I am extremely chuffed to be able to inform loyal readers that Gaian Economics has been chosen as Green Blog of the Year. I started blogging about a week after Jim produced the top 100 green blogs last year so missed out on that. I was a sceptical blogger at first and was persuaded to learn about this new literary genre by my brother-in-law Nick Batt, who grew tired of me moaning that my book was not selling as well as I wished, and that people didn't like reading more than a page at a time.
So, since the purpose of this blog was to draw attention to my book, I'll include a picture of the cover here, with some extracts from reviews at the end of this post. You can order if from a bookshop or from me (email@example.com)--best to avoid Amazon! You may also be interested in the internet showcase I share with other green economists of like mind: http://gaianeconomics.org/
The blog is a new form of writing, somewhere between a haiku and an essay. I have really enjoyed learning to thrive in this new medium and nothing beats the thrill of finding comments, particularly those from regular readers. Many thanks to you. Another high point of the year was being targeted by Tory bluggers: a hurtful but confirmatory experience.
So, thanks for your votes. Please keep reading and consider giving me that little thrill! We all have a right to comment on the economic issues of the day.
'Just occasionally, you read a book that gives you an Archimedes-in-the-bath moment. Market, Schmarket is one of those.'--Mark Anslow in The Ecologist
'This is an ambitious vision building book which provides analysis, a historical review of other economic structures and directions for solutions all packed into a readable 180 page paperback. Overall, this is an energetic and stimulating addition to any co-operator’s resource box but Cato intends the book not only for reflection but also for action. So perhaps we should say: buy it, read it, get it in your library, form a book group, act on it!'--Mike Aiken in Journal of Co-operative Studies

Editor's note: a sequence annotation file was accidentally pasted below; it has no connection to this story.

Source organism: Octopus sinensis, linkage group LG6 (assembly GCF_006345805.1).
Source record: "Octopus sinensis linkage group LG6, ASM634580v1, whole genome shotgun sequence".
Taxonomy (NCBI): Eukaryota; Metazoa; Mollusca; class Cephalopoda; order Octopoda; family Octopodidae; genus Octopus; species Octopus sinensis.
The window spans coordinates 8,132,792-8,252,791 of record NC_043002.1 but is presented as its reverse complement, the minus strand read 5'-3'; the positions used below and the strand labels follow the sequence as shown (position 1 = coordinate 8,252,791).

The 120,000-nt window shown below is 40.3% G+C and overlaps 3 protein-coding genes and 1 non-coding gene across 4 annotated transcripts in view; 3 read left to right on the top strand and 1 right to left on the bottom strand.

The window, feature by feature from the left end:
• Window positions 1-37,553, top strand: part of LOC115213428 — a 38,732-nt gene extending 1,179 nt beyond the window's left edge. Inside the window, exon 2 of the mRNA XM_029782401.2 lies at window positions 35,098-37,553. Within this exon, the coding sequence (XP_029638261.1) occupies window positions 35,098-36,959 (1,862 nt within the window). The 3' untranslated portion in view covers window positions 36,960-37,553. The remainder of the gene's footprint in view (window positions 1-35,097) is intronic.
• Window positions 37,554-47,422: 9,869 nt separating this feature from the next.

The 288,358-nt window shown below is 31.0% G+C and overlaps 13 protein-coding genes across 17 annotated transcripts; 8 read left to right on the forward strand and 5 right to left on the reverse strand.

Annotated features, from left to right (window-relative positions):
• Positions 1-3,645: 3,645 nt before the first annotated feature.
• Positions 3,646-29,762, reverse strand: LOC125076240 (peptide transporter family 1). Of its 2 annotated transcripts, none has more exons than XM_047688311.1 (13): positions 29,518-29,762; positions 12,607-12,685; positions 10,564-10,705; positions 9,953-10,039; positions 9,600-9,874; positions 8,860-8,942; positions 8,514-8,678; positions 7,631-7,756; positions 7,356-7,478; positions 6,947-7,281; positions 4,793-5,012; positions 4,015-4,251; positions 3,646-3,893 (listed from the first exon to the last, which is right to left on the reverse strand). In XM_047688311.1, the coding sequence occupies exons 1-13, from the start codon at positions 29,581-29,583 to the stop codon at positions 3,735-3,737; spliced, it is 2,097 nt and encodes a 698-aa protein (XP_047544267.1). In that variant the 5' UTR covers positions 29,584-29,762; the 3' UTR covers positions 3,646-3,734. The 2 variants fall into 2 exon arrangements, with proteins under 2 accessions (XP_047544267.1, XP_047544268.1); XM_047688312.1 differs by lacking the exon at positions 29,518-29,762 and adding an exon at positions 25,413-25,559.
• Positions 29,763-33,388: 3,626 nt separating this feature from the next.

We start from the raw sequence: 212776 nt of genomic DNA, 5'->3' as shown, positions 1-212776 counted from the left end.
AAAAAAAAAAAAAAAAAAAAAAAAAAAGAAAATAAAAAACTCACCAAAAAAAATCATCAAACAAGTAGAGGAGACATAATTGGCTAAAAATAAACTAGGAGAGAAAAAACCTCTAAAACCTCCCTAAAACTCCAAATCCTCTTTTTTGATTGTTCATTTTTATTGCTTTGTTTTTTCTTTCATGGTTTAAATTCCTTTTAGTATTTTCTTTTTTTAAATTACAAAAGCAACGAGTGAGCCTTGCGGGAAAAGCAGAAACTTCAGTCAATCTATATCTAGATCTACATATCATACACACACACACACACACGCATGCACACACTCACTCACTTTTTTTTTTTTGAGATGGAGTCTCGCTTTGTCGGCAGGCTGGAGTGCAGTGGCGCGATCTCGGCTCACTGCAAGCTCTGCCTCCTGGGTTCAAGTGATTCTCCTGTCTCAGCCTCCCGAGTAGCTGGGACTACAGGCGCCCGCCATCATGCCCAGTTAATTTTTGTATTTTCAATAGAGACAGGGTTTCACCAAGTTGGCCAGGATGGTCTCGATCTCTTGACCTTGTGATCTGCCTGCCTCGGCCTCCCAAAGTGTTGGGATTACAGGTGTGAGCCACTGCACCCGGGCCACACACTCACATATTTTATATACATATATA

'Her critique of capitalism extends to its intellectual lap dog neo-classical economics. She describes conventional economic theory as a ‘catechism’ and demolishes its fetishised concepts such as perfect competition and rational economic man. . . this book is a radical green analysis that provides hope and inspiration by linking a critique of capitalism with new analyses and possible alternatives'--Mary Mellor in Capitalism, Nature, Socialism
'Full of practical examples and suggestions, this is a courageous book which draws on history and the many current strands of critical economic thinking, and attempts to weave all into a coherent whole.'--Nadia Johanisova on the FEASTA website
'Cato’s book challenges us to look afresh at our economic system and to recognise that regulation and reform will not solve the problems it presents. Instead, the values upon which economic activity is based require fundamental re-evaluation. She provides abundant thought-provoking historical and contemporary material that demonstrates the principles upon which a post-capitalist society could be founded.'-- Brian Westbrooke in TeAwa, magazine of the New Zealand Green Party